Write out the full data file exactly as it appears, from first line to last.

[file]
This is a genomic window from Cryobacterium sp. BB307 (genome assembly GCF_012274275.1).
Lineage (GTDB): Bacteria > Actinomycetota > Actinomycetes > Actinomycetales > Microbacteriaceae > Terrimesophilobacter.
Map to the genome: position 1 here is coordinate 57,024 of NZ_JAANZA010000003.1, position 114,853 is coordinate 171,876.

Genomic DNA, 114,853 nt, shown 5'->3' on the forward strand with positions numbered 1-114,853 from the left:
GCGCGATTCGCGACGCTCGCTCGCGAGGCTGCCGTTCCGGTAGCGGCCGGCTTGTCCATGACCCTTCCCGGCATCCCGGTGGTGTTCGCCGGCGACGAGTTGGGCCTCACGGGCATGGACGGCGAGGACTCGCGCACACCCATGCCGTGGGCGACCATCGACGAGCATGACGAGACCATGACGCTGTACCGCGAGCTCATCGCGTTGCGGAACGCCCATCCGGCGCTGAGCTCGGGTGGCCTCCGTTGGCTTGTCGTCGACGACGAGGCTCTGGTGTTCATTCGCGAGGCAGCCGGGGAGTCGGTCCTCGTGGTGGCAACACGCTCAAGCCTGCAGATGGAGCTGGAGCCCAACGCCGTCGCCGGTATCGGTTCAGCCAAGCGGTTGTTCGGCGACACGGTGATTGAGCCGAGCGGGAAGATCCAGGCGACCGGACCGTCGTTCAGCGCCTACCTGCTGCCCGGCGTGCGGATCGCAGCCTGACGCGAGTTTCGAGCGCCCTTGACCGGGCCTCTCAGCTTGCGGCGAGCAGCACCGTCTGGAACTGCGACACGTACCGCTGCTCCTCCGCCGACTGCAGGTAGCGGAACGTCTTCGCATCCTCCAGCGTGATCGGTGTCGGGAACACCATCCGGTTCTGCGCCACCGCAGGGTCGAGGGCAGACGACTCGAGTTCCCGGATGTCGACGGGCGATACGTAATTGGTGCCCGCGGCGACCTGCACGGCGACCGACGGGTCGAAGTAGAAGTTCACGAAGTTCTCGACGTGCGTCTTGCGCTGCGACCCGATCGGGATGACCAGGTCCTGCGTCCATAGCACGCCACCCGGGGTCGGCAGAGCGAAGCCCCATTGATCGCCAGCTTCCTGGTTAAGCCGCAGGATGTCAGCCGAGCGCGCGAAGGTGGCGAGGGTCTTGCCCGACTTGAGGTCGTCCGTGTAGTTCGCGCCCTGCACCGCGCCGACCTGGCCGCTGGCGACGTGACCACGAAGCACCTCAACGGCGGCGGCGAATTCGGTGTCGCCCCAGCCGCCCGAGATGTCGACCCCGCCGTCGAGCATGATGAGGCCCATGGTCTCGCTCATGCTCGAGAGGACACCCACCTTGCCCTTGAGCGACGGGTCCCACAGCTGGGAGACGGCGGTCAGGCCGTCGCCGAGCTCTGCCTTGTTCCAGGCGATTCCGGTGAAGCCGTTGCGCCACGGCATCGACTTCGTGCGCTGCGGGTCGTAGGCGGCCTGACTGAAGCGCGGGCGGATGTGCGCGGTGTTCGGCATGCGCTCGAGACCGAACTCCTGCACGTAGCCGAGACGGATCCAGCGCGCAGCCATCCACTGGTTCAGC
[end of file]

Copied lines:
This is a genomic window from Cryobacterium sp. BB307 (genome assembly GCF_012274275.1).
Lineage (GTDB): Bacteria > Actinomycetota > Actinomycetes > Actinomycetales > Microbacteriaceae > Terrimesophilobacter.
Map to the genome: position 1 here is coordinate 57,024 of NZ_JAANZA010000003.1, position 114,853 is coordinate 171,876.

Genomic DNA, 114,853 nt, shown 5'->3' on the forward strand with positions numbered 1-114,853 from the left:
GCGCGATTCGCGACGCTCGCTCGCGAGGCTGCCGTTCCGGTAGCGGCCGGCTTGTCCATGACCCTTCCCGGCATCCCGGTGGTGTTCGCCGGCGACGAGTTGGGCCTCACGGGCATGGACGGCGAGGACTCGCGCACACCCATGCCGTGGGCGACCATCGACGAGCATGACGAGACCATGACGCTGTACCGCGAGCTCATCGCGTTGCGGAACGCCCATCCGGCGCTGAGCTCGGGTGGCCTCCGTTGGCTTGTCGTCGACGACGAGGCTCTGGTGTTCATTCGCGAGGCAGCCGGGGAGTCGGTCCTCGTGGTGGCAACACGCTCAAGCCTGCAGATGGAGCTGGAGCCCAACGCCGTCGCCGGTATCGGTTCAGCCAAGCGGTTGTTCGGCGACACGGTGATTGAGCCGAGCGGGAAGATCCAGGCGACCGGACCGTCGTTCAGCGCCTACCTGCTGCCCGGCGTGCGGATCGCAGCCTGACGCGAGTTTCGAGCGCCCTTGACCGGGCCTCTCAGCTTGCGGCGAGCAGCACCGTCTGGAACTGCGACACGTACCGCTGCTCCTCCGCCGACTGCAGGTAGCGGAACGTCTTCGCATCCTCCAGCGTGATCGGTGTCGGGAACACCATCCGGTTCTGCGCCACCGCAGGGTCGAGGGCAGACGACTCGAGTTCCCGGATGTCGACGGGCGATACGTAATTGGTGCCCGCGGCGACCTGCACGGCGACCGACGGGTCGAAGTAGAAGTTCACGAAGTTCTCGACGTGCGTCTTGCGCTGCGACCCGATCGGGATGACCAGGTCCTGCGTCCATAGCACGCCACCCGGGGTCGGCAGAGCGAAGCCCCATTGATCGCCAGCTTCCTGGTTAAGCCGCAGGATGTCAGCCGAGCGCGCGAAGGTGGCGAGGGTCTTGCCCGACTTGAGGTCGTCCGTGTAGTTCGCGCCCTGCACCGCGCCGACCTGGCCGCTGGCGACGTGACCACGAAGCACCTCAACGGCGGCGGCGAATTCGGTGTCGCCCCAGCCGCCCGAGATGTCGACCCCGCCGTCGAGCATGATGAGGCCCATGGTCTCGCTCATGCTCGAGAGGACACCCACCTTGCCCTTGAGCGACGGGTCCCACAGCTGGGAGACGGCGGTCAGGCCGTCGCCGAGCTCTGCCTTGTTCCAGGCGATTCCGGTGAAGCCGTTGCGCCACGGCATCGACTTCGTGCGCTGCGGGTCGTAGGCGGCCTGACTGAAGCGCGGGCGGATGTGCGCGGTGTTCGGCATGCGCTCGAGACCGAACTCCTGCACGTAGCCGAGACGGATCCAGCGCGCAGCCATCCACTGGTTCAGC